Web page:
hydrangea blossoming

hydrangea blossoming
Hydrangea on the Edge of Blooming

Wednesday, May 11, 2011

Mixed Bag

At last, we got an introduction to spring of two days in which, if it was not terribly sunny, at least the wind wasn't blowing and one could get down on one's hands and knees in the dirt and not get either drenched or succumb quickly to bitterly cold fingers.  And thus does the gardening season begin.

With the long cold wet awful spring, everyone is way behind on their gardening chores, and even more so if you are one of those people (as I am) who got a little behind on the fall gardening chores.  So here I sit/stand/kneel with lots of leaves yet to rake, although I did manage to get the fall pruning done.

First of all, I took my 6 kale seedlings out to my tiny vegetable garden and planted them in their raised bed.  To protect them from slugs, I encased their stalks in cardboard tubes (from paper towel rolls); then I encased their cardboard tubes with continuous copper mesh, since slugs and copper are said to generate some kind of electric charge unpleasant to the slugs.  AND THEN, I sprinkled some goat hair here and there as my goat owner friend thought the slugs might be deterred by the goat guard hairs (which are prickly).  AND, after dinner, I went out to see how things were and found a couple of slugs on the old kale plants which I hadn't yet pulled up because they were yet producing quite nice kale leaves.  But, no slugs on the baby kales (which were about 6 inches high).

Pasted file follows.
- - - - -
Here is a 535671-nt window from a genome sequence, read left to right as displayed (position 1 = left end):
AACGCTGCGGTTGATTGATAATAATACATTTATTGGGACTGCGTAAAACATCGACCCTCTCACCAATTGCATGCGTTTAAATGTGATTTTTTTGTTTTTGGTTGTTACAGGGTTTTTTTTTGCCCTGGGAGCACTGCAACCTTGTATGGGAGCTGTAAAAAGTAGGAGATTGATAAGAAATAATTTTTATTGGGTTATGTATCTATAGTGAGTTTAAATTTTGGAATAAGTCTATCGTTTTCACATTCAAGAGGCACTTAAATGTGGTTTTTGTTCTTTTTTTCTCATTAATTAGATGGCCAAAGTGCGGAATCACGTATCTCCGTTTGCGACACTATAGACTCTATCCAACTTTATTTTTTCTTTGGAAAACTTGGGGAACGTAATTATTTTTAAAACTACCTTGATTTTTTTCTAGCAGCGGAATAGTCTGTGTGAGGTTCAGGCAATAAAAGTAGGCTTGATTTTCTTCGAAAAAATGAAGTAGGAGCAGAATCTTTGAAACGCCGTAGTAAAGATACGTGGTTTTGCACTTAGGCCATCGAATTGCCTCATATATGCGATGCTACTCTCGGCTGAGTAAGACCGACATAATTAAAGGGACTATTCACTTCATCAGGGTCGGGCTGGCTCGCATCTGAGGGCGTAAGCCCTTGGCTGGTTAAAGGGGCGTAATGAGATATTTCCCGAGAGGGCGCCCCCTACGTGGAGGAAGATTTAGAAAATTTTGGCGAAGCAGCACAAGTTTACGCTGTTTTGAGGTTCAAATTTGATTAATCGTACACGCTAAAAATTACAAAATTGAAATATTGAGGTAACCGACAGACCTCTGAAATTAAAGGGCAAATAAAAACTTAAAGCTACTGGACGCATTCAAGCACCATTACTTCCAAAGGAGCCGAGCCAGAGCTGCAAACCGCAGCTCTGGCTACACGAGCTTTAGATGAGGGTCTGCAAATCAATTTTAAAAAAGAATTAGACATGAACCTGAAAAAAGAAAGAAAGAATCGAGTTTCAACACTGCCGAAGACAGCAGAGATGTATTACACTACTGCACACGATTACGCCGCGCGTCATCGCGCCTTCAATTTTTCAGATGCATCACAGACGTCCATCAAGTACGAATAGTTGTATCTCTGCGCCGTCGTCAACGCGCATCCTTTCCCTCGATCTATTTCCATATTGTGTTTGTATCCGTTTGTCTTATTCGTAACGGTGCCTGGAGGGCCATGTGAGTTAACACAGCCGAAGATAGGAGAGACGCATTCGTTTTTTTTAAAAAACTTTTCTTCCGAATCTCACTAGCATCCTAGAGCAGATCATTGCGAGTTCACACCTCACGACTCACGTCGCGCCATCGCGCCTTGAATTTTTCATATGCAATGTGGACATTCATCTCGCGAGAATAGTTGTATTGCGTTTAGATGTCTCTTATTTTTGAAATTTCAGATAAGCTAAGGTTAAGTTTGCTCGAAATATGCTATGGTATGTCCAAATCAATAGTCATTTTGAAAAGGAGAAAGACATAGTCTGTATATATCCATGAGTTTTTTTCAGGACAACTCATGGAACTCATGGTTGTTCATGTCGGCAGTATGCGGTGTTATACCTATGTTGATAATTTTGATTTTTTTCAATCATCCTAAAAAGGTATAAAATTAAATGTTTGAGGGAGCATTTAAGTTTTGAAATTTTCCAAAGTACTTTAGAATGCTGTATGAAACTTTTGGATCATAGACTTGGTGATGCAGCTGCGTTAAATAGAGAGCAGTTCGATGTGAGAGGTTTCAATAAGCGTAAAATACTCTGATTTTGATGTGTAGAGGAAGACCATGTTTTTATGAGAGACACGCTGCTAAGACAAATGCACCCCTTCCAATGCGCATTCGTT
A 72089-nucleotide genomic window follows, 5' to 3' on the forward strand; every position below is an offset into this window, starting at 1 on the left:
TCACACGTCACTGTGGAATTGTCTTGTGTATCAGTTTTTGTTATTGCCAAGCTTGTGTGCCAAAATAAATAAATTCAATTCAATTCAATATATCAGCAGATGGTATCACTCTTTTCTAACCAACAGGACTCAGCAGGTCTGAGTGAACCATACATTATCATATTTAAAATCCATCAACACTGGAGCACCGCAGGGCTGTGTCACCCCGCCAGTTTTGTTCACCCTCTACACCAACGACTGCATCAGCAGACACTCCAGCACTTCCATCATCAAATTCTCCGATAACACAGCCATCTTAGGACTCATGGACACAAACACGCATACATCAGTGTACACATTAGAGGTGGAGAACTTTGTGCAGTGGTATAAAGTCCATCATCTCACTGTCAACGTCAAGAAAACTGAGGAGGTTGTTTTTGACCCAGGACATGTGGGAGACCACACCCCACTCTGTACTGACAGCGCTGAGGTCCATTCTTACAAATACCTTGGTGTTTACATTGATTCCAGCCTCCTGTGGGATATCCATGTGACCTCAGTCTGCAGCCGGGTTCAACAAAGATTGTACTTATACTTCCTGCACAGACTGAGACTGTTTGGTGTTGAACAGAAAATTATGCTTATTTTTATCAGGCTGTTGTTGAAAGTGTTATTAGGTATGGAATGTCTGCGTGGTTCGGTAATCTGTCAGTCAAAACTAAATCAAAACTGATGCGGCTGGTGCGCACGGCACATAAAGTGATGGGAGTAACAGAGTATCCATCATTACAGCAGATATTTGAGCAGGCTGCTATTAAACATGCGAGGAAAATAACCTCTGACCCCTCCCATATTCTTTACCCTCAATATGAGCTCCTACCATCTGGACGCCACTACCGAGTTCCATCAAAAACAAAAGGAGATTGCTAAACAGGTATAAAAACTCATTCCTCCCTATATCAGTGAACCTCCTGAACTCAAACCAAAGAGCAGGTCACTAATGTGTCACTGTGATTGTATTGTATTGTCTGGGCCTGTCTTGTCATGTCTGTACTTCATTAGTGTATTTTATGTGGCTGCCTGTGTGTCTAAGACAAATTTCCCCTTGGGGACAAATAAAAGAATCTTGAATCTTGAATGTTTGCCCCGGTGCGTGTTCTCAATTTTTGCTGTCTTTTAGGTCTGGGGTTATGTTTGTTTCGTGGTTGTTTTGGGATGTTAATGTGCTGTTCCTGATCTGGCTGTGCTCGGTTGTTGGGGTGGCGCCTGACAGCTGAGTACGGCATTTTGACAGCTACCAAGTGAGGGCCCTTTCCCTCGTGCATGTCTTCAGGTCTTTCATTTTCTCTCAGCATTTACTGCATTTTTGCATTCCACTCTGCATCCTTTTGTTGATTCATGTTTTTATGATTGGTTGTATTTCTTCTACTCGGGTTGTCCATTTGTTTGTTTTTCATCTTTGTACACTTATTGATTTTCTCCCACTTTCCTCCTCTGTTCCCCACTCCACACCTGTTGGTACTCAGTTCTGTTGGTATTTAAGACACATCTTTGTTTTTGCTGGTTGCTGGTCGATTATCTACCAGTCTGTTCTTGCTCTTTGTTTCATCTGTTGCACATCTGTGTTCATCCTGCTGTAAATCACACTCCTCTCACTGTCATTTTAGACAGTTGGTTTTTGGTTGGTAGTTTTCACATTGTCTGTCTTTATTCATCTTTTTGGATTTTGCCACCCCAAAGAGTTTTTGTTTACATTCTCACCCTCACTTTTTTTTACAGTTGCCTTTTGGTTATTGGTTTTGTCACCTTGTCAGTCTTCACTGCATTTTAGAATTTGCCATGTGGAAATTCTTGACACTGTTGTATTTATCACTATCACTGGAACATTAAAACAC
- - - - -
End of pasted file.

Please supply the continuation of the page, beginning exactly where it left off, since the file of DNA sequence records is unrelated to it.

In the morning, about half the leaves on the old kale were slug-eaten, and 4 of my six kale seedlings were without any leaves at all.  So much for the beginning part of gardening.

On the second day, when I might well have chosen to rest (no, that's the seventh day, I believe), I planted new kale plants.  Safely, indoors, in a window sill, where I can protect them for awhile longer.  But I hear from others that, despite the cold winter, the slugs have flourished in the long wet spring, and this could well be 'the year of the slug.'  Which might make it 'the year of no kale.'

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